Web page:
When most parents think about sports injuries, especially on the gridiron, they tend to think about sprains, strains, broken bones - and even concussions.
But new research has exposed a previously unknown threat to athletes' health – a threat lurking in the form of dangerous bacteria and other germs hiding in the cheapest part of a football uniform, namely the protective mouth guard.
On any given game day, you'll find the Morenos watching their son on the gridiron at a north Phoenix high school.
"Oh, I am always concerned about my son getting hurt. I just hope it doesn't happen, but I know my son is happy playing and we're happy watching," said Theresa Moreno.
She and her husband, Bernardo never miss a game. They're proud of their son, who loves football and works hard on his game.
When asked about the precautions to keep her son safe, Theresa said she was satisfied.
"I feel they have a good eye on their safety, overall, I am the one always watching him, looking at him when he comes home with bruises all over him," she said, eyes focused on her son.
Yet, while Theresa was aware of the general risks to student athletes, she was stunned by what researchers have discovered with regard to dirty mouthpieces.
"Oh, uh, I have never thought about that," she said.
After conducting a handful of interviews with student athletes around the Valley , it was clear mouth guard safety was not high on their list of concerns – until we told them about researchers had discovered.
Dr. Tom Glass, professor of Forensic Sciences, Pathology and Dental Medicine, studied protective mouth guards worn by football and hockey players.
He found the kind of germs that force him to wear gloves and a mask in the lab at the OSU Center for Health Sciences in Tulsa.
"This is the type of mold that we are dealing with," Glass said as he pointed to a strep and staph-covered petri dish. "This is the one that produces nausea, vomiting and diarrhea. So, when half the team is not feeling good, you can count on the fact it's one of two strains of microorganisms, both of which we found in the mouth guards."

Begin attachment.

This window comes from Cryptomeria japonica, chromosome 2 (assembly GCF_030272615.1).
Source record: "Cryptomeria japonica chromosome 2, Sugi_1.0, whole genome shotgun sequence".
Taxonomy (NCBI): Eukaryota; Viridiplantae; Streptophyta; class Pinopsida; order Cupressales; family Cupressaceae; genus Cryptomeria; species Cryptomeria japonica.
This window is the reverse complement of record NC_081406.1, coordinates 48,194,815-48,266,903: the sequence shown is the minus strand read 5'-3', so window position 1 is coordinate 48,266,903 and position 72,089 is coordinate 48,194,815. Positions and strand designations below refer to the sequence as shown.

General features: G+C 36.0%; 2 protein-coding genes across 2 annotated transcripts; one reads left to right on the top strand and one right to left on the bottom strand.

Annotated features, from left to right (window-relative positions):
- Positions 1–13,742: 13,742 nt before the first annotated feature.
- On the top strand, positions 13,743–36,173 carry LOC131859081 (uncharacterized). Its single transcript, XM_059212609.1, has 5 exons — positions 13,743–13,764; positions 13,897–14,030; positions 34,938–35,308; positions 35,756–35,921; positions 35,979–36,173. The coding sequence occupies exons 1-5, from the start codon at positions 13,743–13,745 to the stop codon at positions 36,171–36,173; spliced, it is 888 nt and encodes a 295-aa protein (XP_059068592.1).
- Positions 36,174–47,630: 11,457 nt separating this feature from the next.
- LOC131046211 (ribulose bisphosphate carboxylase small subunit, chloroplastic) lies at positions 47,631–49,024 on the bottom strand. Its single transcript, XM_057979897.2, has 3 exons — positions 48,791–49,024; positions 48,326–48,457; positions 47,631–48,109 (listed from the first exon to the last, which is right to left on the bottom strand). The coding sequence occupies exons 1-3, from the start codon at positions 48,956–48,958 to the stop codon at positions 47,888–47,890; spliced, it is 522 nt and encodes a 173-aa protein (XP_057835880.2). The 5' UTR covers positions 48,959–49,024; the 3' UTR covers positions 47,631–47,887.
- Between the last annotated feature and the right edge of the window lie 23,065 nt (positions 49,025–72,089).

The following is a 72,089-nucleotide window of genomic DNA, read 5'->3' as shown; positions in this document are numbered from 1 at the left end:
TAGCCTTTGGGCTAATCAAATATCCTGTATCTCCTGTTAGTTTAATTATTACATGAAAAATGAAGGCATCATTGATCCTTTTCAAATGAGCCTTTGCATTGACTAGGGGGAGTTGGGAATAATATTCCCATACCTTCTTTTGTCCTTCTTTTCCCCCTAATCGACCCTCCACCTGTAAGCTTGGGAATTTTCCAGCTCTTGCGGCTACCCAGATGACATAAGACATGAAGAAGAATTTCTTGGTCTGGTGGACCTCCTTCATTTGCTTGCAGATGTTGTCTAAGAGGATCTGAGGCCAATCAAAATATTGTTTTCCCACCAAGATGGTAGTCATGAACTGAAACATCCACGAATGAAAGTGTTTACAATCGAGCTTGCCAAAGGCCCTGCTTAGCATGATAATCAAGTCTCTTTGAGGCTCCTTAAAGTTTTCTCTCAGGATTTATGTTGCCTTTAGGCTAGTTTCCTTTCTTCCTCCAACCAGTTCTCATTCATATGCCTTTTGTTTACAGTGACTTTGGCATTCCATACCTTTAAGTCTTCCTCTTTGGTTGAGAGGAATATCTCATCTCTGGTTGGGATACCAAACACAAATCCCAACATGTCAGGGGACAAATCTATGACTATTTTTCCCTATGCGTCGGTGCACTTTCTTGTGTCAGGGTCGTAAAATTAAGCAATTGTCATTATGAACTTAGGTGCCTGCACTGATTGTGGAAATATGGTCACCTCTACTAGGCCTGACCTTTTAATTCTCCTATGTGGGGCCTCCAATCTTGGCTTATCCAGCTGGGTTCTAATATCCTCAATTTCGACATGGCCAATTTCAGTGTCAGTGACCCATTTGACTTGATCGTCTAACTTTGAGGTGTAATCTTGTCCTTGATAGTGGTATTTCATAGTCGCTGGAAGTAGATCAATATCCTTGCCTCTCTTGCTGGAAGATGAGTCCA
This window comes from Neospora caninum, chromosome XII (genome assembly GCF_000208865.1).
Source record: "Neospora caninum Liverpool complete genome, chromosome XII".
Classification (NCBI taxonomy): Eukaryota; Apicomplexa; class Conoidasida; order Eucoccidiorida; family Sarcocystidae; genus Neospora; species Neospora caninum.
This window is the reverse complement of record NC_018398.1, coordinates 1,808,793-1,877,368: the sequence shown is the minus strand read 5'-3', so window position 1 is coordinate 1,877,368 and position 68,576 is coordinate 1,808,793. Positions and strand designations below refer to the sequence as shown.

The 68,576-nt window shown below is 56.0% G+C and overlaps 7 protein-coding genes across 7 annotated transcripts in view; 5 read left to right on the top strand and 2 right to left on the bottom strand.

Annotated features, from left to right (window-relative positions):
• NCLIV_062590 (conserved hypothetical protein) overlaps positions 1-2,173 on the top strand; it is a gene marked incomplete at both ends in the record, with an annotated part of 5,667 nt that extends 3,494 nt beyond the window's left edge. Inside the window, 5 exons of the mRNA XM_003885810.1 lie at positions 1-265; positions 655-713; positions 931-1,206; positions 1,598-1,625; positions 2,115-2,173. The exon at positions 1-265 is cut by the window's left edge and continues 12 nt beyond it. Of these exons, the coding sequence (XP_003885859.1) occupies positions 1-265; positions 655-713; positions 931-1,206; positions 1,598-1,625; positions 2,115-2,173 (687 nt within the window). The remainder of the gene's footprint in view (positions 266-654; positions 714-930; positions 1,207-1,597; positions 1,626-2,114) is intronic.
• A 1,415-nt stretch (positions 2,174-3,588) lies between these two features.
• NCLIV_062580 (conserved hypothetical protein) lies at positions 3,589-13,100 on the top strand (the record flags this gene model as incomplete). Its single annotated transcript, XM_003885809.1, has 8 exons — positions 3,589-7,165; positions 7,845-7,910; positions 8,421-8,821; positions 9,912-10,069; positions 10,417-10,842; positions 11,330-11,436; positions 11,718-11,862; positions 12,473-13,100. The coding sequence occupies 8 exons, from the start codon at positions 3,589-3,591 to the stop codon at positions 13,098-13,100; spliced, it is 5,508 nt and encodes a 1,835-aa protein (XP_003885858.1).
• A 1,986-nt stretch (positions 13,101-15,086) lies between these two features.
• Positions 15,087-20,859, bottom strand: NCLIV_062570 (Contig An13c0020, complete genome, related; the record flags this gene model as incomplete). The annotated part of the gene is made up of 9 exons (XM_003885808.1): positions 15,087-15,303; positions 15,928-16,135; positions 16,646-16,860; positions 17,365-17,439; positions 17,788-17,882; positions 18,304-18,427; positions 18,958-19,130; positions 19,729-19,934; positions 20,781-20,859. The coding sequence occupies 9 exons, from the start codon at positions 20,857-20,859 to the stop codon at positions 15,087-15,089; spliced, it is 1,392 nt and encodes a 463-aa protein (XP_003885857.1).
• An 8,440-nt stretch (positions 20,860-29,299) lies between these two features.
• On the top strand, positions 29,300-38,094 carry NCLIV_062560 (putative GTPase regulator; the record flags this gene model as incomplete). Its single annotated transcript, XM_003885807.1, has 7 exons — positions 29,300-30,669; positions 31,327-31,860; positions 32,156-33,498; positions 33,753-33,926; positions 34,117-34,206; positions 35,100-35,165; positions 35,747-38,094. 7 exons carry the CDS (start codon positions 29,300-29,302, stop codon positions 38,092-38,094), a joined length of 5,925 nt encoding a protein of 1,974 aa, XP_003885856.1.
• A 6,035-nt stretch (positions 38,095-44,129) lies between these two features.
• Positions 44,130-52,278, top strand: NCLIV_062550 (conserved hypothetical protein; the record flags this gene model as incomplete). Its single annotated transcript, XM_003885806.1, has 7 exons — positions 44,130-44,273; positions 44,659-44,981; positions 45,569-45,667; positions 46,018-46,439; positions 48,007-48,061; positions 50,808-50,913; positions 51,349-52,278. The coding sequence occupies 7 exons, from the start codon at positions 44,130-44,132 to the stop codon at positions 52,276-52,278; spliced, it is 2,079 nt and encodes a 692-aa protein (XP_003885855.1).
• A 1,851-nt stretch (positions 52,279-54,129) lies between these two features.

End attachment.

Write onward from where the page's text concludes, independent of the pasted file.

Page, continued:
Even more alarming, the OSU-HSC study revealed athletes are breathing in the kind of mold that is linked to exercise-induced asthma.
"Anyone running up and down the field breathing in this mold runs the risk of asthma-like symptoms," he said. "We found it interesting that these football players who were supposed to be at the peak of conditioning very often had to have some kind of bronchodilators."
Chewed-up mouth guards make matters even worse by scraping against players' gum tissue and tongues, opening the door for germs to enter a player's body.
"Uh yeah, I chew on my mouth piece, see right here it's actually flat but it should be going up and down to fit in my upper mouth," said the Moreno's son.
"I mean, yeah, a mouthpiece is part of the uniform and I just never thought to clean it," said one player to ABC15.
"I rinse it with water every day before practice," said another player.
"I've never really thought about bacteria in my mouthpiece," said one player while standing on the sideline. "It is pretty disgusting now that I think about it."
Dr. Glass said some of the bacteria he found can lead to ulcers or painful breaks in the tissue. Left untreated they can result in a variety of illnesses, including infections.
"Wow, yes, I never thought of it, but I will be changing out my son's mouth guard regularly now," said Theresa Moreno. "You never think about something so simple, you know what I mean, that's simple."